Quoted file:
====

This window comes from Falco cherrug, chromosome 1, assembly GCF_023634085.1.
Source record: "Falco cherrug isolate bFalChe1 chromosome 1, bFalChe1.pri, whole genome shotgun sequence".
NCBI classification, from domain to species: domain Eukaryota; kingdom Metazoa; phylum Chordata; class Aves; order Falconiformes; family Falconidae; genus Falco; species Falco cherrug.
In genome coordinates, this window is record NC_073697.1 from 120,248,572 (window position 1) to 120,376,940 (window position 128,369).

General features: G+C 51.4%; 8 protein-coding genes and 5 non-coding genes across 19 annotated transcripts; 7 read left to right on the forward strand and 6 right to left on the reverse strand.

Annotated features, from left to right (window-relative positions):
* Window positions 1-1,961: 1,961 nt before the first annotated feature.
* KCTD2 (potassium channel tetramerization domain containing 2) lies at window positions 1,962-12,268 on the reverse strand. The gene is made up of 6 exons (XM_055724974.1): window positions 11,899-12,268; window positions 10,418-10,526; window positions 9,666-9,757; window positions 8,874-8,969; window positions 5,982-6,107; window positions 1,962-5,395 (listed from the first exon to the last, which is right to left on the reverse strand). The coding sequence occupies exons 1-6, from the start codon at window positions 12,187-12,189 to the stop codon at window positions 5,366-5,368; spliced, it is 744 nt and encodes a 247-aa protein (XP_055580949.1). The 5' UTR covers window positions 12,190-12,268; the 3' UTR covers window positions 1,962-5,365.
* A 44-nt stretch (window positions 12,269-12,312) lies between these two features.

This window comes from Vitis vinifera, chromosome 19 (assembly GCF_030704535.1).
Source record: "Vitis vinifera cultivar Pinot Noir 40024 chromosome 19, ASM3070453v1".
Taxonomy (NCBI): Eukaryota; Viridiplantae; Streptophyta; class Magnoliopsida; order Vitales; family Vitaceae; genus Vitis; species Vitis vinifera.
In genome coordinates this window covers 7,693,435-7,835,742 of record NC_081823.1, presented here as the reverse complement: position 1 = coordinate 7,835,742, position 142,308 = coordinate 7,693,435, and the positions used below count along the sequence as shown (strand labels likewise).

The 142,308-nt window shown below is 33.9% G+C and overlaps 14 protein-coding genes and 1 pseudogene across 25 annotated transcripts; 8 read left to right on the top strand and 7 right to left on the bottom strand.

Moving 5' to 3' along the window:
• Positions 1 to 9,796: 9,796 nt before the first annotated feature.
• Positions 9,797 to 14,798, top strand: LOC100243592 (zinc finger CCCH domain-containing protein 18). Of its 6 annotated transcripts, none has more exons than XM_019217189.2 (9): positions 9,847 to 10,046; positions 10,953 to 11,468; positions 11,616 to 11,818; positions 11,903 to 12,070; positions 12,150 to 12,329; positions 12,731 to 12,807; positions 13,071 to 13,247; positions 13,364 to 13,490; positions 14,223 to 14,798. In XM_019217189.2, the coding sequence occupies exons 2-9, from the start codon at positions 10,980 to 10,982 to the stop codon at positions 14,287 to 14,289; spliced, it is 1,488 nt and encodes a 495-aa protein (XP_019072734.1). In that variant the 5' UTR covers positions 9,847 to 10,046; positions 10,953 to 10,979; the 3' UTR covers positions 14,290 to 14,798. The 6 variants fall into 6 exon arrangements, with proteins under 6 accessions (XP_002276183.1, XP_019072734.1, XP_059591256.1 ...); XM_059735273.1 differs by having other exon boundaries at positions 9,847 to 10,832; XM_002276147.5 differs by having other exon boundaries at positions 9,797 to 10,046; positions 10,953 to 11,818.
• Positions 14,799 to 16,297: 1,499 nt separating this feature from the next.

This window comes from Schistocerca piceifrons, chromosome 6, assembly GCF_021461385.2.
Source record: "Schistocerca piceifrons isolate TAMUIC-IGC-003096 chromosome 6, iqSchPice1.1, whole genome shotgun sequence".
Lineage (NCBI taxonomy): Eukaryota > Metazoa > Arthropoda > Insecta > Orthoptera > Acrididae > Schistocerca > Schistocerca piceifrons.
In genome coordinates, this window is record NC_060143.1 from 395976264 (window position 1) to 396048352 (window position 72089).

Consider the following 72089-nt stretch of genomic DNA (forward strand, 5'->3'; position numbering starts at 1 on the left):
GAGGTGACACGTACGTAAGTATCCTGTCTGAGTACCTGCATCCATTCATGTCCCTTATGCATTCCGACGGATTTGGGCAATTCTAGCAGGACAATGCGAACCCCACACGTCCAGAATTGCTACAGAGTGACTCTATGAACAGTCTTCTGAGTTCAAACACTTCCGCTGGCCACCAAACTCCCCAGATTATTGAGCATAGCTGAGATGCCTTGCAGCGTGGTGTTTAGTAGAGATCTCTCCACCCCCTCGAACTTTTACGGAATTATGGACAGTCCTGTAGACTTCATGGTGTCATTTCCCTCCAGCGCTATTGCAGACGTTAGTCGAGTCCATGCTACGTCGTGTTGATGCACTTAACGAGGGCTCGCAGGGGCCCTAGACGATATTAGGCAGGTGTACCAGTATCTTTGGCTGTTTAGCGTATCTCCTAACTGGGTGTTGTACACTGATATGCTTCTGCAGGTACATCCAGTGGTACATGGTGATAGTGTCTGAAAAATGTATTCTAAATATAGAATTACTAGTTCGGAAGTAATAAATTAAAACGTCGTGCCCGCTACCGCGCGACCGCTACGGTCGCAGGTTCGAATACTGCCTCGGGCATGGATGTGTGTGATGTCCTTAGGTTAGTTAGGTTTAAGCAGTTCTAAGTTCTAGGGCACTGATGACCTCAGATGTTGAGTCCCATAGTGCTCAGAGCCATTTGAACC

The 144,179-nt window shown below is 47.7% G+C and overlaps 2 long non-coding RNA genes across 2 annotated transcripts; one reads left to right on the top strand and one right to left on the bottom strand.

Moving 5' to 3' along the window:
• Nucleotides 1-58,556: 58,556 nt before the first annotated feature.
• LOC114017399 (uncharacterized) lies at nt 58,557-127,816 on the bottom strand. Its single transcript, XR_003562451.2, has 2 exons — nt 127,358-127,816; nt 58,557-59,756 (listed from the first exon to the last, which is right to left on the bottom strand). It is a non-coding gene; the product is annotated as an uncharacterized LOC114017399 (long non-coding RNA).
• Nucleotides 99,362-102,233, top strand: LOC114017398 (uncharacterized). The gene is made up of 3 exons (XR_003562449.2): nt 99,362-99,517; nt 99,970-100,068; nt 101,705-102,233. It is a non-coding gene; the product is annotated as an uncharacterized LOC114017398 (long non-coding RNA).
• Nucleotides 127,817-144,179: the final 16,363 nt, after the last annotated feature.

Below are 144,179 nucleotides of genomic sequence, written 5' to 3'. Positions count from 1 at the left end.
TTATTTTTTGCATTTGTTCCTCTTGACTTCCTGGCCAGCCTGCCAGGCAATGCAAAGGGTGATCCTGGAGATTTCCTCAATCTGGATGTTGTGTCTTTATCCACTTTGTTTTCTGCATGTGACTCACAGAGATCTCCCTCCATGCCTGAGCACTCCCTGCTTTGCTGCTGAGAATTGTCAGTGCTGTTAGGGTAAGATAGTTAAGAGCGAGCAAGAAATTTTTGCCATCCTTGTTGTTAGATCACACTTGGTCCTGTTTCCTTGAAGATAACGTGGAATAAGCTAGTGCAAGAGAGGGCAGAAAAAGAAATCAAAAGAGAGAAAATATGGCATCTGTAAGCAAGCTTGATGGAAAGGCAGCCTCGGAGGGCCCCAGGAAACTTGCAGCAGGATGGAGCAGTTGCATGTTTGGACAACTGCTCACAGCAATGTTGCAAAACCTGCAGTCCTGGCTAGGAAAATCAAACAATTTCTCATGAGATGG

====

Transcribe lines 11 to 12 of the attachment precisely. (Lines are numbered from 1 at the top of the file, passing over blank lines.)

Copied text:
Source record: "Vitis vinifera cultivar Pinot Noir 40024 chromosome 19, ASM3070453v1".
Taxonomy (NCBI): Eukaryota; Viridiplantae; Streptophyta; class Magnoliopsida; order Vitales; family Vitaceae; genus Vitis; species Vitis vinifera.